I thoroughly enjoyed the ride to Subic Bay, but was not sure if my travel companion, Sleeping Beauty, seated to my left, did or not. As a kid growing up in San Fernando, Pampanga, the names Olongapo, Dinalupihian, Bataan, Zambales, Corregidor, Five Hundred Islands, were names learned in a geography class that seemed so distant; but in this trip driving through them was a piece of cake, because these provinces were small in land size and the main roads were good. Names like Lubao, where the current Philippine president hailed, Magalang, Porac, Florida Blanca, Betis, San Simon, were towns in Pampanga, that I never visited, today these towns can be driven through, which we did, inside an hour. The drive was a fine time to reminisce possibly forgotten memories of childhood.


Sleeping Beauty was well-awaked once we reached Subic Bay. She was just in time, to volunteer for a body massage rendered by two therapists. Meanwhile the three of us, walked around, absorbed the tranquil, beautiful surroundings, looked at the yachts and had drinks at the hotel restaurant.

Subic Bay was cooler, since it was surrounded by waters and some beautiful range of mountains. When I was a child the Sierra Madre Mountains were notorious for being the base and stronghold of the huks (local insurgents) for many years.  Like Clark Field it was also used by American military personnel for R & R, since the infrastructures of the old base were still intact, cared and maintained.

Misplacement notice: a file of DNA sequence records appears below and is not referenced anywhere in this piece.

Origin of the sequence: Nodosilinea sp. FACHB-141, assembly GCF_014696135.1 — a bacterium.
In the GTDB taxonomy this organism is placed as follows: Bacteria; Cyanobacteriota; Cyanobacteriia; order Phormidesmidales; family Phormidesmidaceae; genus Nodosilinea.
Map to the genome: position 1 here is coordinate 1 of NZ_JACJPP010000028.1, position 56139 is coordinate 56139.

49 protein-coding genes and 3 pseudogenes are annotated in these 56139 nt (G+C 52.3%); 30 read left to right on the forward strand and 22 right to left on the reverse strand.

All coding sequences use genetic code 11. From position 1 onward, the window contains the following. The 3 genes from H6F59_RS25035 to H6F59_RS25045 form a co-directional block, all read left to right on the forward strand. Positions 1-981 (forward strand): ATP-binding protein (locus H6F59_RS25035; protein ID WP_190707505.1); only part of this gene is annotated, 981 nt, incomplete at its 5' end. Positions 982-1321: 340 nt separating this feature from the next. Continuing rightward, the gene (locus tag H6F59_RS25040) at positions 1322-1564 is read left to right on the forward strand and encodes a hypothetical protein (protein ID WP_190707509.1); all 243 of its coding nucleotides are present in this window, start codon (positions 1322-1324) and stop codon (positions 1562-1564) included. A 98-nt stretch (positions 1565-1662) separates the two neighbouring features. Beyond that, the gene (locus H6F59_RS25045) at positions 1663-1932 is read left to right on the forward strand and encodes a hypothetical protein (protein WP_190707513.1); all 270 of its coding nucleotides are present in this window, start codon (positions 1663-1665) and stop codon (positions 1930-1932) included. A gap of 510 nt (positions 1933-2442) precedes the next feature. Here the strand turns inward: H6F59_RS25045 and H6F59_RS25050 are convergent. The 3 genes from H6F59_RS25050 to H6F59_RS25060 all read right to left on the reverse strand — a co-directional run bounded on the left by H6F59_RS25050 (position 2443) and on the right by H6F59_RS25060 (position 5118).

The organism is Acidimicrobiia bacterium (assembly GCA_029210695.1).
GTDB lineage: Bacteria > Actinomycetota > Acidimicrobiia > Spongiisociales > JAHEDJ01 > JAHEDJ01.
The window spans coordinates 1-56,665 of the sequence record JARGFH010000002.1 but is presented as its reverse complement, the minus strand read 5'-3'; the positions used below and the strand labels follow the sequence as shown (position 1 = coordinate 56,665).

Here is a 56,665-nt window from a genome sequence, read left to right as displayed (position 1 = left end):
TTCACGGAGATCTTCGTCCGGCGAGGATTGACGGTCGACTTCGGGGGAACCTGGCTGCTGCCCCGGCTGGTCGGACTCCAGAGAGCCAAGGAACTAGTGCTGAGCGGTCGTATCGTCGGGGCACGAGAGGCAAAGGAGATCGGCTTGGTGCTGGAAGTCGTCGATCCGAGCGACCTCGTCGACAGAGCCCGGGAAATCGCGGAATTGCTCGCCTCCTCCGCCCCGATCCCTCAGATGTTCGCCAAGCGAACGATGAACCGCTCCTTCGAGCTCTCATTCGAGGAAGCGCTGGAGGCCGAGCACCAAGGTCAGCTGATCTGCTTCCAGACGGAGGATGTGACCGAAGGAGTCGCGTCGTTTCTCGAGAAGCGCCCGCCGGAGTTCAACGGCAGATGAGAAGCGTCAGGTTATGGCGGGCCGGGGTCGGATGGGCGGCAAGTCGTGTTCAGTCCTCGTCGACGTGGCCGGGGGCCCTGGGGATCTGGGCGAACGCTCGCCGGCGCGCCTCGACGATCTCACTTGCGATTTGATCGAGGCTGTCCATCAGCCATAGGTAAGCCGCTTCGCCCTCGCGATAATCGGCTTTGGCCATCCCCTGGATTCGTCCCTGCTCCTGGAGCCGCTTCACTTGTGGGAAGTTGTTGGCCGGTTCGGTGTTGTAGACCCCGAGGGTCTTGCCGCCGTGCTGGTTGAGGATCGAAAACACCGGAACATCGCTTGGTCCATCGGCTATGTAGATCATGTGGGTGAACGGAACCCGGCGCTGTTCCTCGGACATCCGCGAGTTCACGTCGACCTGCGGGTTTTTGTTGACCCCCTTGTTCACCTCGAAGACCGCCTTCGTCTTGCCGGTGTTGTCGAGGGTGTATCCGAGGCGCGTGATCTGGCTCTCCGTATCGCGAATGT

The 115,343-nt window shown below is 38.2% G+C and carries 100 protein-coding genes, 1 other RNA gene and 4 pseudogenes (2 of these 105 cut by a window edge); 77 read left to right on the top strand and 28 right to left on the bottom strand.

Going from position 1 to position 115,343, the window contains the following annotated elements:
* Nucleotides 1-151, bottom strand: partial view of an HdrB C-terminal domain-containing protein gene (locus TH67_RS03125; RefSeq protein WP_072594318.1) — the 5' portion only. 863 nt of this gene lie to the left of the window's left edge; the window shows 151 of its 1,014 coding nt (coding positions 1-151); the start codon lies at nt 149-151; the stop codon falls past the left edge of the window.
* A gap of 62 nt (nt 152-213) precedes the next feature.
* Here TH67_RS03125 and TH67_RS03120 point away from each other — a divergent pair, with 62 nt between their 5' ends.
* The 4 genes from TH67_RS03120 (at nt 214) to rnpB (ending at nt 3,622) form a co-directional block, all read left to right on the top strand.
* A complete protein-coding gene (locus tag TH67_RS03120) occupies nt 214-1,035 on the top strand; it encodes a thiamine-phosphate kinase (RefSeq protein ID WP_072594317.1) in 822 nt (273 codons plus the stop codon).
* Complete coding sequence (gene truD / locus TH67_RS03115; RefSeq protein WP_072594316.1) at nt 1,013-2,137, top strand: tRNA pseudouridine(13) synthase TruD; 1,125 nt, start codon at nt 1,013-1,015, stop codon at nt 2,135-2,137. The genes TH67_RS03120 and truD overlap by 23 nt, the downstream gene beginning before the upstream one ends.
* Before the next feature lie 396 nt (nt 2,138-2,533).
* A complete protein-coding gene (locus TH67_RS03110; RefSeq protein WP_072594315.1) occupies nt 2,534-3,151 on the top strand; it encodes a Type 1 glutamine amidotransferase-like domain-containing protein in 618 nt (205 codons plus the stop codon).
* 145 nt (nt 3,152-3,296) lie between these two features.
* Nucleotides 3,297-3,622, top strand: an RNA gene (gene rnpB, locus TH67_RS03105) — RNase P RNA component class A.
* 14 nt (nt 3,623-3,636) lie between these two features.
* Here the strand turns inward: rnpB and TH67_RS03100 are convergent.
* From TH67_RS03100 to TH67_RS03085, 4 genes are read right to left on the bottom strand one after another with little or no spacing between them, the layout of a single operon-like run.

Subic Bay showed great potentials as a destination resort, because of its geography and excellent Feng Shui; if permitted to be developed sans local political shenanigans. There were new constructions for housing and support structures for new business. A number of restaurants were doing brisk business, supported by Asian tourists, local vacationers, and U.S. Military personnel. There were a number of casinos in the area. For that matter there were sprinklings of casinos in Clark Field, Manila, and Cebu. For no specific reason, I declined invitations to visit any of them.